On February 27, the Bangladesh government passed a law that would allow for child marriage to occur in “special circumstances”. While there are many laws and acts that get enacted every day all over the globe, not all can claim to have influence over the lives of 30 million girls.
While the government maintained the legal marriage age for children (18 for girls and 21 for boys), there is a new provision in the act which would allow child marriage to take place under “special circumstances” – with parental consent and with permission from the courts, deemed in the “best interest of the underage female or male”.
The consent or permission from the child, however, is not required, and no definition of these “special circumstances” are yet given.
Bangladesh has had one of the highest rates of child marriage globally, and certainly in South Asia. For years, various organisations have worked alongside government and communities to lower the rates of child marriage.
According to UNICEF, the number of girls who marry below the age of 18 in Bangladesh remains at about 52 percent. This number is still remarkably high, but it shows a significant decrease from 2000, when that number ranked at 65 percent.
This shows that we have made progress to reduce child marriage in our country. But now, I fear that the new child marriage law with this special provision will send us backwards, affecting progress we’ve made in the last nearly two decades.
Bangladesh has made regional and global commitments to end child marriage. The government even committed to ending all child marriage by 2041. How are we meant to achieve these goals when we will allow child marriage to occur in certain circumstances?
Members of parliament have stated that allowing girls and boys to marry in special circumstances will ensure they are not being ostracised or discriminated in communities.
We must empower girls and boys to demand for their rights to be realised, and we must not let adults or the courts to become a barrier to a child's health, development, future and potential.
Many believe that if a girl bears a child out of wedlock or is involved in sexual relations at a young age, she will be shunned or at risk if she is not able to marry.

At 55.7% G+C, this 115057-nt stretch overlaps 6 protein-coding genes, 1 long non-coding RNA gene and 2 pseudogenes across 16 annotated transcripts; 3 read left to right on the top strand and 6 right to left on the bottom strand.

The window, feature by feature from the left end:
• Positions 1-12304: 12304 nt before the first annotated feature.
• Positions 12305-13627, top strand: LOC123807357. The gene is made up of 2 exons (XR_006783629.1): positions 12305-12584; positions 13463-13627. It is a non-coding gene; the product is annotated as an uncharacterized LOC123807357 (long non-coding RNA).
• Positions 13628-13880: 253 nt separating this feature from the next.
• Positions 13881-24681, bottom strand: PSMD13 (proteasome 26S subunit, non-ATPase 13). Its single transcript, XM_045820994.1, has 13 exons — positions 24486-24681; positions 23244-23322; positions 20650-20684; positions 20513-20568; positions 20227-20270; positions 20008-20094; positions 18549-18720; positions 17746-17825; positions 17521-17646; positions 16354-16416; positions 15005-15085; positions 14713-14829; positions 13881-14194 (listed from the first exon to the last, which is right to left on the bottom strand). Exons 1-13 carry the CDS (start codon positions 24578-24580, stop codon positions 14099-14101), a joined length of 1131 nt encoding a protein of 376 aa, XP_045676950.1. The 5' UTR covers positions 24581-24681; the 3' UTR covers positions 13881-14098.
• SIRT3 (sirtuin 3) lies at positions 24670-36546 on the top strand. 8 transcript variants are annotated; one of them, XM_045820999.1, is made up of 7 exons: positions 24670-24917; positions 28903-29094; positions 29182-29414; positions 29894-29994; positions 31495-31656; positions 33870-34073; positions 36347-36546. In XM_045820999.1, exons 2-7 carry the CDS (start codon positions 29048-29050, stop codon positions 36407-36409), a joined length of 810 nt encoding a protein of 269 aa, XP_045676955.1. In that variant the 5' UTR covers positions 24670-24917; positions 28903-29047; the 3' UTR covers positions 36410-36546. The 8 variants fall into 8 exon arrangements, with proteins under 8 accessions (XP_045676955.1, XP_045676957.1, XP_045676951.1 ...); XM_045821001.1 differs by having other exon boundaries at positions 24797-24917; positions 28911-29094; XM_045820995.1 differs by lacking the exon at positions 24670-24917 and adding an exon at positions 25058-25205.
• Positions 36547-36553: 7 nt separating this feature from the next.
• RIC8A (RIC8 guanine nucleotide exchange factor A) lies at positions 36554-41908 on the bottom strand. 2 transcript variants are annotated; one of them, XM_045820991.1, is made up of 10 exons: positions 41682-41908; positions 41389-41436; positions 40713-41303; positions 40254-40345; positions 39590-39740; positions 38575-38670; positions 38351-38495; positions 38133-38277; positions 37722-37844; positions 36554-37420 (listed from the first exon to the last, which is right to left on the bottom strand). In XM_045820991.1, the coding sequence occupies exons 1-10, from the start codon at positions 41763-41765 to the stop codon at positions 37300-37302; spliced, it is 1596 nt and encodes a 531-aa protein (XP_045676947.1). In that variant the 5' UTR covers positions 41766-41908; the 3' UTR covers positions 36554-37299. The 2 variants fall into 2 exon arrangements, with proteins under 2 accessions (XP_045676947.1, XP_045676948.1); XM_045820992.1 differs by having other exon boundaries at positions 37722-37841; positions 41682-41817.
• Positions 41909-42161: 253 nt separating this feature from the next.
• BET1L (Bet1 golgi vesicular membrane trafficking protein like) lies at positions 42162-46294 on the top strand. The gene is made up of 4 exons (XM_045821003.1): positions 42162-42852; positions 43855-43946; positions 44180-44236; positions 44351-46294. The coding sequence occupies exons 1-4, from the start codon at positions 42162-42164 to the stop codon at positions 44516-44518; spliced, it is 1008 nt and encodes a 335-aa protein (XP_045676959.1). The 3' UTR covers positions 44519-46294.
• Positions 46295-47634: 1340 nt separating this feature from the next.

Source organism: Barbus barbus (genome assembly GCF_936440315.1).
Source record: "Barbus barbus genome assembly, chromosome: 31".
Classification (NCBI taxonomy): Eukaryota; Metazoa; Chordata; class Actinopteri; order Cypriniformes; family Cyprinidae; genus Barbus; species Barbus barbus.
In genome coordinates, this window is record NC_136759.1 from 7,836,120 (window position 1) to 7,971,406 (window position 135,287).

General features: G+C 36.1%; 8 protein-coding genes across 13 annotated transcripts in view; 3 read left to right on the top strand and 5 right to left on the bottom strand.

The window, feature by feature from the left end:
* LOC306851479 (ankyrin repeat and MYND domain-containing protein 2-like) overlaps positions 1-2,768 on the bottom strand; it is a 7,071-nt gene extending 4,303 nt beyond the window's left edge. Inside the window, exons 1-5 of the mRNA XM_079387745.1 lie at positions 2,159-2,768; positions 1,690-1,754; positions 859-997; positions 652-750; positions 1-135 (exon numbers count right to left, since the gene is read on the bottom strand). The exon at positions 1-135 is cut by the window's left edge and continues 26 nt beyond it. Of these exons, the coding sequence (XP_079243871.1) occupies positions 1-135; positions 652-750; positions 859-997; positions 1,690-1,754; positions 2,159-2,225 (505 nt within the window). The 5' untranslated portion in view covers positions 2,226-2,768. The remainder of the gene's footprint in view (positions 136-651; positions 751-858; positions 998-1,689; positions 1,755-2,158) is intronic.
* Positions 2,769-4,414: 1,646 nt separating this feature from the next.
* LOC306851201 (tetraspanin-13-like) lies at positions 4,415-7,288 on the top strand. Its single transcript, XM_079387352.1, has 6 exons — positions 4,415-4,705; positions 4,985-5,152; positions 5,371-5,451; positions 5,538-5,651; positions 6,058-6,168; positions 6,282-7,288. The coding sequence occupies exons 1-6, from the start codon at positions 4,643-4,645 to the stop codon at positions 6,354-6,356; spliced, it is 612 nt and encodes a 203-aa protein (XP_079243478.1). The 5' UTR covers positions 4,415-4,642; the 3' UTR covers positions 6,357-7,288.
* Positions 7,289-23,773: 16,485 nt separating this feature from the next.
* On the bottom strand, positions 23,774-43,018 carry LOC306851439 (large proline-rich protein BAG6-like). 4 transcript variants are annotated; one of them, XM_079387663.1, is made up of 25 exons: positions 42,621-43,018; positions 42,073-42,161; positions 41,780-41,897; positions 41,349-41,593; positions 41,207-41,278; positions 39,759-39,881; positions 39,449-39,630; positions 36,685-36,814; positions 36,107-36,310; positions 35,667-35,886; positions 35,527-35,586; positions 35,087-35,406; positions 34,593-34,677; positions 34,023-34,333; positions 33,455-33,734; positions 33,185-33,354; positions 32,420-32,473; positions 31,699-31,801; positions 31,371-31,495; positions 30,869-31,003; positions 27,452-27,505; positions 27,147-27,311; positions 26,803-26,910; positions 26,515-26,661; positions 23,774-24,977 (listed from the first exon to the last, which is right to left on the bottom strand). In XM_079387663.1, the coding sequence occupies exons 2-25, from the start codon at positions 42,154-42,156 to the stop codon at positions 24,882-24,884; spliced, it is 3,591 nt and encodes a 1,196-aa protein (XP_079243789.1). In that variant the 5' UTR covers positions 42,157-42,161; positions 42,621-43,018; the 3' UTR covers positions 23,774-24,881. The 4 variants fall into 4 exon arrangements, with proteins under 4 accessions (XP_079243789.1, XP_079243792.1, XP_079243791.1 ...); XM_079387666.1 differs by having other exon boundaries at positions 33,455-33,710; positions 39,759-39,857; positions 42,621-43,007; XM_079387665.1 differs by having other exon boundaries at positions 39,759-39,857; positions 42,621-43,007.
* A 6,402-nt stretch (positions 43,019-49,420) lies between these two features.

Understanding social and cultural contexts is important, but I continue to revert back to basic human rights. The act, as it currently states, does not require the consent of the girl or boy, in order for a marriage to occur. Her parents and the court may approve if the decision is in the “best interest of the under-aged girl or boy”.
Why not ask the child? Why is his or her consent not important, or even considered?
This special provision is not only a step backwards for the eradication of child marriage in the country, but also demonstrates a harmful violation of a child’s right to be heard, informed and involved in decisions that impact on her life.
As one of the leading organisations committed to ending child marriage, we know that a lack of education is one of the largest drivers of child marriage. Families, guardians, and members of the community often do not know or understand the risks and consequences that child marriage has on the life of a girl or a boy.
The previous law enabled us to work with communities to prevent and stop child marriage. Working throughout the country, we have successfully stopped some 2,000 child marriages in the last three years alone and has reached around 700,000 young people.
These are now 700,000 young people who are educated and informed about the risks and consequences of child marriage, and who should be empowered – and given the opportunity – to say no to marriage.
The empowerment of young people, particularly girls, has been fundamental in addressing this ongoing problem.
Children in Bangladesh established groups called the Wedding Busters, which target parents considering marriage for their children and inform them of the risks and consequences. With the support of the old law, the Wedding Busters were empowered to alert authorities if an illegal marriage was about to take place.
In some of our working areas, we saw a drop in child marriage from 70 percent to just 20 percent. We believe that when young people take action themselves, their attitudes change and, with that, the mindset of the future generation also changes.
We have also seen local government officials champion and support these young people. Together, they are a potent force for change.
The key is educating families and communities about the risks and consequences, and empowering children to raise their voices and become active change-makers.
We must empower girls and boys to demand their rights to be realised, and we must not let adults – however well-meaning they may be – with their own view of what is right for the child, or the courts to become a barrier to a child’s health, development, future and potential. With rights come responsibilities.
We have seen young people take action to change things for the better. However, we as adults need to appreciate that child-bearing and homemaking does not define a girl’s life. Let us not write the future with our old hand and mind, a future that we will not even live to see.
The future of Bangladesh is vested in its young people. I will request the powers that be to appreciate that Bangladesh’s progress is tightly intertwined with fulfilling the potential of its 60 million young people, including 30 million girls.
This law has unimaginable impact and has the ability to change the future of millions of girls in our country. This is why they must have a bigger say in their future. We must not continue to decide for them.
Soumya Guha is the Acting Country Director in Bangladesh for the global child rights organisation Plan International.
The views expressed in this article are the author’s own and do not necessarily reflect Al Jazeera’s editorial policy.